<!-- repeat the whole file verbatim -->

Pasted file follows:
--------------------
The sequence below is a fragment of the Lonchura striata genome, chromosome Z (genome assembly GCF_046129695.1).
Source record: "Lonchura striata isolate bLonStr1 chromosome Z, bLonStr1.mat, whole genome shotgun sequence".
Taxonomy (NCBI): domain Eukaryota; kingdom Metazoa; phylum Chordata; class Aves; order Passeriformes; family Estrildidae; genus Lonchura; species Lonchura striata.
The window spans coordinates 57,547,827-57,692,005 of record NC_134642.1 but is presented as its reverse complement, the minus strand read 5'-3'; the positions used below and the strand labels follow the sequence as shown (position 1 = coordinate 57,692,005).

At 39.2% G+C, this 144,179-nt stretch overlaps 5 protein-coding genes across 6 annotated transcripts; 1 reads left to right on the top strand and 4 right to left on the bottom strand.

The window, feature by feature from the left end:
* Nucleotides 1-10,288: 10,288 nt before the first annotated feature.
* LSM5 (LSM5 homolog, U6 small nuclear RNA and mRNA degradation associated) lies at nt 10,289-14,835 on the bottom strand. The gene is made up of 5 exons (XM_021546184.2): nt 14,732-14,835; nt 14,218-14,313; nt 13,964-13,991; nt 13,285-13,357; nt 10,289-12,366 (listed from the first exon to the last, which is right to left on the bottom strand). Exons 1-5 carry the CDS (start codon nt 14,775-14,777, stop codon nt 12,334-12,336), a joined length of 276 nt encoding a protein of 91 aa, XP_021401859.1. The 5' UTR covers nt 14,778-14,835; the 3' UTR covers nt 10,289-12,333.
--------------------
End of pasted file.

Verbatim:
The sequence below is a fragment of the Lonchura striata genome, chromosome Z (genome assembly GCF_046129695.1).
Source record: "Lonchura striata isolate bLonStr1 chromosome Z, bLonStr1.mat, whole genome shotgun sequence".
Taxonomy (NCBI): domain Eukaryota; kingdom Metazoa; phylum Chordata; class Aves; order Passeriformes; family Estrildidae; genus Lonchura; species Lonchura striata.
The window spans coordinates 57,547,827-57,692,005 of record NC_134642.1 but is presented as its reverse complement, the minus strand read 5'-3'; the positions used below and the strand labels follow the sequence as shown (position 1 = coordinate 57,692,005).

At 39.2% G+C, this 144,179-nt stretch overlaps 5 protein-coding genes across 6 annotated transcripts; 1 reads left to right on the top strand and 4 right to left on the bottom strand.

The window, feature by feature from the left end:
* Nucleotides 1-10,288: 10,288 nt before the first annotated feature.
* LSM5 (LSM5 homolog, U6 small nuclear RNA and mRNA degradation associated) lies at nt 10,289-14,835 on the bottom strand. The gene is made up of 5 exons (XM_021546184.2): nt 14,732-14,835; nt 14,218-14,313; nt 13,964-13,991; nt 13,285-13,357; nt 10,289-12,366 (listed from the first exon to the last, which is right to left on the bottom strand). Exons 1-5 carry the CDS (start codon nt 14,775-14,777, stop codon nt 12,334-12,336), a joined length of 276 nt encoding a protein of 91 aa, XP_021401859.1. The 5' UTR covers nt 14,778-14,835; the 3' UTR covers nt 10,289-12,333.